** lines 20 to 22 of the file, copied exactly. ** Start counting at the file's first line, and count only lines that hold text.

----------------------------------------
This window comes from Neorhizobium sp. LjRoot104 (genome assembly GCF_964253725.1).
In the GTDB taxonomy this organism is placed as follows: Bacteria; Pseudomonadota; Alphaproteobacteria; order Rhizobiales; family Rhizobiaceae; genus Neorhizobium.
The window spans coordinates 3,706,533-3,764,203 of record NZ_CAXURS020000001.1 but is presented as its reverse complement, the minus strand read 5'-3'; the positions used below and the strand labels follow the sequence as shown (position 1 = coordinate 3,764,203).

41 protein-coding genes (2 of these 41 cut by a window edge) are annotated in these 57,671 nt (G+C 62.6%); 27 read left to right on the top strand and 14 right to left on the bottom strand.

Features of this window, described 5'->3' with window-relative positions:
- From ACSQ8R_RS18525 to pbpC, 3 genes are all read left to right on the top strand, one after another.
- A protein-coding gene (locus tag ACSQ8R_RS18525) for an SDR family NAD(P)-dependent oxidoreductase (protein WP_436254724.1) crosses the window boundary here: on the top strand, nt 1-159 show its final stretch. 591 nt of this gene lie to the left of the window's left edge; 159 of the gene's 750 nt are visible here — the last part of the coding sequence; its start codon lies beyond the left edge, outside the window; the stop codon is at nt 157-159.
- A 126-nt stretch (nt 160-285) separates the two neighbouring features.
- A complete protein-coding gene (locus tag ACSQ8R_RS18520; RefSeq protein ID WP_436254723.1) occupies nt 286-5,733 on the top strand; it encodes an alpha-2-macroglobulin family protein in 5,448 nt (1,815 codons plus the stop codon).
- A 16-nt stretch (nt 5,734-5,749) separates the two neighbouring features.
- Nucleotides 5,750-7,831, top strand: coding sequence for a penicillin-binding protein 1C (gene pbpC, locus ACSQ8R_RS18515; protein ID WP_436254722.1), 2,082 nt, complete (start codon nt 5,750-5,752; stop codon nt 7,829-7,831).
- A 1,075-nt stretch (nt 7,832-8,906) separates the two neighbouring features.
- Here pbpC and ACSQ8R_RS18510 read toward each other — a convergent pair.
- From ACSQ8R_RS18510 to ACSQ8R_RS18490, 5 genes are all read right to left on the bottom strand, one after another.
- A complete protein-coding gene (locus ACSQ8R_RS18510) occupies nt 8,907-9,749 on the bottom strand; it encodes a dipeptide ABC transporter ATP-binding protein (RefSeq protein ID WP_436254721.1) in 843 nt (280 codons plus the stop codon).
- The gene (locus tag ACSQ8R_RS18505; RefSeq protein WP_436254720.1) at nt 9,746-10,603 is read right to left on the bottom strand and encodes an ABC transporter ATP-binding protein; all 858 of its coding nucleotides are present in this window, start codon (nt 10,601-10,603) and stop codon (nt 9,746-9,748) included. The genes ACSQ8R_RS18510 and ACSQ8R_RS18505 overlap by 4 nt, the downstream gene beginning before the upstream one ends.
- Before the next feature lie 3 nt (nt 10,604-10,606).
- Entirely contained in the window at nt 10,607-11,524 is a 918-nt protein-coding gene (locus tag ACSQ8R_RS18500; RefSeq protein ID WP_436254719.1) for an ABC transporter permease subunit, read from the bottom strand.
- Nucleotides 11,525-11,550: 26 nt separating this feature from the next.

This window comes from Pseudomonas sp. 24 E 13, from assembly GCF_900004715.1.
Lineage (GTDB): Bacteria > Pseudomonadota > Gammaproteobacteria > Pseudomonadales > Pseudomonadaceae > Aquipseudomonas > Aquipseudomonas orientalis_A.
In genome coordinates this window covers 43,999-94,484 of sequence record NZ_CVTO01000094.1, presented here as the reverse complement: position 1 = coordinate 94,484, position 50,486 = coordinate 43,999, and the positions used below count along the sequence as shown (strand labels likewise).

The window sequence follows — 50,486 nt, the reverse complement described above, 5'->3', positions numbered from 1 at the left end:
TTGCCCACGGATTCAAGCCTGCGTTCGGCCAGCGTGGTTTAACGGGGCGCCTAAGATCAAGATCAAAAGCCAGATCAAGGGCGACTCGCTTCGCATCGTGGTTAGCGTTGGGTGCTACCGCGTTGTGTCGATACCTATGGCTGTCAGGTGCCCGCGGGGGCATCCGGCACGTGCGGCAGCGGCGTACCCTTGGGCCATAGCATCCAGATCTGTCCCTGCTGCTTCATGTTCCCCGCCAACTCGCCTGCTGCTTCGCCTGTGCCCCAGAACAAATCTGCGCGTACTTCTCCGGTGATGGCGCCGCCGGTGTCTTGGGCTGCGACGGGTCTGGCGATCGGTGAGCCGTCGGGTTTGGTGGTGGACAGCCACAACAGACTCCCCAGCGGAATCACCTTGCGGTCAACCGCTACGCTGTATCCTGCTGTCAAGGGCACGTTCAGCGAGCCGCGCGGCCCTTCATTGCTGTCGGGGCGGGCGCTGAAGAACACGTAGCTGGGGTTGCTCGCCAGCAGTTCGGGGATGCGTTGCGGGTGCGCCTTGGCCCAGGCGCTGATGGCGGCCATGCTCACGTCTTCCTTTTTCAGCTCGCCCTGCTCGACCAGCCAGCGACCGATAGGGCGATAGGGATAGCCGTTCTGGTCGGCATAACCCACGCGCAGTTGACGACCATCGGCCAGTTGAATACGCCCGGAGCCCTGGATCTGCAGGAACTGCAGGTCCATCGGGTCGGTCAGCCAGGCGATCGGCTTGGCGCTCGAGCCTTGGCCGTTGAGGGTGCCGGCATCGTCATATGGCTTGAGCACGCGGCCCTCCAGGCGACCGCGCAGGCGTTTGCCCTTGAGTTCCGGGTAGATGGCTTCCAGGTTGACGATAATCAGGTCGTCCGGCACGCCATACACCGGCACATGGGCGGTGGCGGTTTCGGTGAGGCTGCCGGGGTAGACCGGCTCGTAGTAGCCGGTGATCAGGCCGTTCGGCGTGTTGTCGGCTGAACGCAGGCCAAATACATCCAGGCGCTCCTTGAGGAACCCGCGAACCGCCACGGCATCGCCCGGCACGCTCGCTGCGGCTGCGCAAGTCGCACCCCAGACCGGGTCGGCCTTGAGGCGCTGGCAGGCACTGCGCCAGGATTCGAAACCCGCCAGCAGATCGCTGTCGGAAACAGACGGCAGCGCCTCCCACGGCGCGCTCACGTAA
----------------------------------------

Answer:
This window comes from Pseudomonas sp. 24 E 13, from assembly GCF_900004715.1.
Lineage (GTDB): Bacteria > Pseudomonadota > Gammaproteobacteria > Pseudomonadales > Pseudomonadaceae > Aquipseudomonas > Aquipseudomonas orientalis_A.
In genome coordinates this window covers 43,999-94,484 of sequence record NZ_CVTO01000094.1, presented here as the reverse complement: position 1 = coordinate 94,484, position 50,486 = coordinate 43,999, and the positions used below count along the sequence as shown (strand labels likewise).